In the past 33 years, the Kurdish freedom struggle, the Kurdistan Workers Party (PKK), and its leader, Abdullah Öcalan, have not only reacted to social changes but shaped them and proposed further steps in the direction of a liberated society.
Significantly, the PKK conceives the Kurdish question as an issue not of nation or ethnicity but of the liberation of society, of both sexes, and of all people. Öcalan’s book Sociology of Freedom is a kind of a road map for the liberation of Rojava and the entire Middle East, highlighting in detail steps toward freedom.
During our journeys through Rojava, we met many people who had close relationships to Öcalan and to others who have decisively participated in the PKK’s history. This ongoing contact has engendered a transformation in the region’s otherwise feudalistic social terrain. The women especially emphasized this connection—they have known about Kurdish women’s liberation ideology for more than twenty years and have been trying to implement it. Thanks to all the close interconnections within the Kurdish freedom movement, many people [from Rojava] joined the PKK and fought for it in North Kurdistan. So it is a mistake to see the PKK as strictly a North Kurdish phenomenon; this movement also belonged and belongs to tens of thousands of activists from Rojava.
Öcalan’s 1999 arrest, followed by the Assad regime’s intensified repression, gave rise to a period of reorganization in Rojava. After the regime’s 2004 massacre of Kurds in the city of Qamişlo and the subsequent uprising, this reorganization began to gain momentum, to the point of creating armed self-defense units. The leftist Party of Democratic Unity (PYD) had already been founded and quickly became a strong regional political force. Meanwhile new paradigms emerged from the Kurdish freedom movement and especially from Öcalan, inspired by the work of the libertarian theorist Murray Bookchin, whose model of democratic confederalism and democratic autonomy became a touchstone for the reorientation. Öcalan developed a critique of the history of actually existing socialist states and of national liberation movements, including the PKK itself. As an alternative to conceptions of revolution that strive for an armed uprising and seizure of power, he outlined a plan for a “democratic, ecological, gender-liberated society.” He introduced the concept of an “ethical and political society” that would be self-managed and would situate itself outside the lifeless, homogenous consumer society of capitalism.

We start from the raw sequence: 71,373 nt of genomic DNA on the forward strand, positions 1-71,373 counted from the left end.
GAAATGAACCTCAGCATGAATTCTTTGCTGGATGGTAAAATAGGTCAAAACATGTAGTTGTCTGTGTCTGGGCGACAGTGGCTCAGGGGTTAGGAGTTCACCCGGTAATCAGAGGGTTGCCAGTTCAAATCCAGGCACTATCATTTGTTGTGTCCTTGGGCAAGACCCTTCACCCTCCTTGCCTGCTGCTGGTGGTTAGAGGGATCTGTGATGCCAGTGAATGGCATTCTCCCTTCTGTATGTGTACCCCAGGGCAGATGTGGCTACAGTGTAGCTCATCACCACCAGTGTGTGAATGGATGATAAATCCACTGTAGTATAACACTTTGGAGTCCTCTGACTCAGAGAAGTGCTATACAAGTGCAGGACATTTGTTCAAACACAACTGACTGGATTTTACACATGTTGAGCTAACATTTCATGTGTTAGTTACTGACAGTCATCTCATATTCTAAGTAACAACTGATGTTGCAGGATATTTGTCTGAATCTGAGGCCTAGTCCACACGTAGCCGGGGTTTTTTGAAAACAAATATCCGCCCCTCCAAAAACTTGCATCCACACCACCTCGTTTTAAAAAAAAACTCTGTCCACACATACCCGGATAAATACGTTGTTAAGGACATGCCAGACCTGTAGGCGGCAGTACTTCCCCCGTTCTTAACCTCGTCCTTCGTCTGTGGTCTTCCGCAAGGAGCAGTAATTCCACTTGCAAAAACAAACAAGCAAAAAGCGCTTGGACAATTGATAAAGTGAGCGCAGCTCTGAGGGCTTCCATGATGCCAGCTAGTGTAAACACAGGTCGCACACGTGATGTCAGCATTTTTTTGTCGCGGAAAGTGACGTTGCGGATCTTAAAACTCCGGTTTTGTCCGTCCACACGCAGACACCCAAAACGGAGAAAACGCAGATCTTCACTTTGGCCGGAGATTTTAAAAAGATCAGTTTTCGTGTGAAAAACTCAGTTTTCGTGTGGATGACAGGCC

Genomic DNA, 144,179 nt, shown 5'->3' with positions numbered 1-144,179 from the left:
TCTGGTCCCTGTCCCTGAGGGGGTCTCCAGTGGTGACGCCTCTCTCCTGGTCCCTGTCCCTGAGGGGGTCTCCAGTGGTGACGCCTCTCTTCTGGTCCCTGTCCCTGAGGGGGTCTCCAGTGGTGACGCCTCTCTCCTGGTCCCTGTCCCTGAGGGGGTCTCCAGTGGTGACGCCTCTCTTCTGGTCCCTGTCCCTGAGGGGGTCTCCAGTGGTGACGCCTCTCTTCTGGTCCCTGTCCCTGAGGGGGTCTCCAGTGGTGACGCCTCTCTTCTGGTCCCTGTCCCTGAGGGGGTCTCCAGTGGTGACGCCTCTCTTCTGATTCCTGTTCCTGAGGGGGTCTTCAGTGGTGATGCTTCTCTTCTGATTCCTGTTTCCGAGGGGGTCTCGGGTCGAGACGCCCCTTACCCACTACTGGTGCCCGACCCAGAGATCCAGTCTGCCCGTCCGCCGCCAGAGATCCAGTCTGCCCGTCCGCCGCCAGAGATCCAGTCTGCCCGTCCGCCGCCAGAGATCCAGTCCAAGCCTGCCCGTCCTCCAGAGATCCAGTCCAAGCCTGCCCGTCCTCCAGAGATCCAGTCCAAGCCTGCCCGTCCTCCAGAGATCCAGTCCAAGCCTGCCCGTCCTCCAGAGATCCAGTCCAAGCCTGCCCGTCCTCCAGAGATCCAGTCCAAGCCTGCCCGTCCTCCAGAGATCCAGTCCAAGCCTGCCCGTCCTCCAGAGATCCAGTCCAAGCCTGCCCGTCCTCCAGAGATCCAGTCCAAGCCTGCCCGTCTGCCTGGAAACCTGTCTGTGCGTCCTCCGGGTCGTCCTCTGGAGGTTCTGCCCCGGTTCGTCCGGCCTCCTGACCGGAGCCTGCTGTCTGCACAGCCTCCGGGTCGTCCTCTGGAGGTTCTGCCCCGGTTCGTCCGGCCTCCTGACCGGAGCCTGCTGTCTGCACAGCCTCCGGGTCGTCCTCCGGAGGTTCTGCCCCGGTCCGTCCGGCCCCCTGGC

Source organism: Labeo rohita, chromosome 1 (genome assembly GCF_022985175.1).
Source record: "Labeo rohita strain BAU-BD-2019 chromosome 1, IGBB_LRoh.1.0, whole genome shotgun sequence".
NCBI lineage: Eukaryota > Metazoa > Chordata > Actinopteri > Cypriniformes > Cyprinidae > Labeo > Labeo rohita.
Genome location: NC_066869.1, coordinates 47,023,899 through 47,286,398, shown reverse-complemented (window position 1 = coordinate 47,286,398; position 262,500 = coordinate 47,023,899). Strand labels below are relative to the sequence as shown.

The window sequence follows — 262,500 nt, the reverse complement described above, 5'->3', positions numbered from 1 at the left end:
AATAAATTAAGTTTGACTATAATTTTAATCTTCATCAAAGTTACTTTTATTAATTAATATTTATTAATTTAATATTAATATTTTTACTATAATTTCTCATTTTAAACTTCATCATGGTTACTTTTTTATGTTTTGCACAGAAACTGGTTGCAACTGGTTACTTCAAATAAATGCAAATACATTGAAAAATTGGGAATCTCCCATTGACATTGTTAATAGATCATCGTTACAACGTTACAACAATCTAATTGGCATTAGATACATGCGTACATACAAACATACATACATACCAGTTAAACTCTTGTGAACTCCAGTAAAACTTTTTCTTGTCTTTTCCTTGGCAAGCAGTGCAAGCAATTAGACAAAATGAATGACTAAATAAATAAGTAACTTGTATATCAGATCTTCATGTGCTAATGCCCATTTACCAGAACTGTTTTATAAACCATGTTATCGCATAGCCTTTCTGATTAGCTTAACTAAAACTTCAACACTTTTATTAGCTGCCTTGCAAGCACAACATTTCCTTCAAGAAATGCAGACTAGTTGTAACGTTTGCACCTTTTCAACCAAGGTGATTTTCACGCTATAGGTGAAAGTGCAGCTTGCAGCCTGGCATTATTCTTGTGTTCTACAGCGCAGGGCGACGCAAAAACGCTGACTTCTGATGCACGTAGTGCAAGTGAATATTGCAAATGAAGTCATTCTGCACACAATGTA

Even before the rebellions in Syria began, the Kurds of Rojava had already created the first councils and committees and thereby began to institute a radical democratic organization of most of the region’s population. Starting on June 19, 2012, the cities of Kobanê, Afrîn, Dêrik, and many other places were one by one freed from regime control; the strength of the reorganization then revealed itself. Military bases were reconfigured, and the vastly outnumbered regime troops were offered the option of withdrawal. Only in Dêrik did the situation lead to a struggle, with a few casualties. But even here, as people in Dêrik told us, the new self-organization prevented violent attacks and acts of destruction and revenge.
Self-Defense and the “Third Way”
As we considered this phase and the politics of the Kurdish movement in Rojava, we also observed the implementation of another paradigm of Democratic Confederalism: self-defense and the primacy of nonviolent solutions. The Kurdish movement and especially the PYD were organized before the Syrian revolution began resisting the Assad regime. At that time they saw it as a matter of democratic transformation; a militarization of the conflict was to be avoided. But with the outbreak of war, Islamization, and the heteronomy of the Syrian revolt, the Kurdish movement in Rojava decided to go a third way: it would side neither with the regime nor with the opposition. It would defend itself, but it would not wage war. The movement has remained this politics up to the present [July 2014]. Thus in Qamişlo, in the quarters that were inhabited by regime supporters, regime military units were still tolerated. The same was true for the airport. The goal was and is always to reach a political, democratic solution for all of Syria.
The Commune as the Center of Society
“The creation of an operational level where all kinds of social and political groups, religious communities, or intellectual tendencies can express themselves directly in all local decision-making processes can also be called participative democracy.”
— Abdullah Öcalan, Democratic Confederalism (London, 2011), p. 26.
Democratic Confederalism has as its goal the autonomy of society: in other words, instead of the state governing society, a politicized society manages itself. As against capitalist modernity, it proposes democratic modernity. In Rojava, to make this system possible, the center of the social system became the commune. The commune, the self-management of the streets, would emerge as the hub of the society.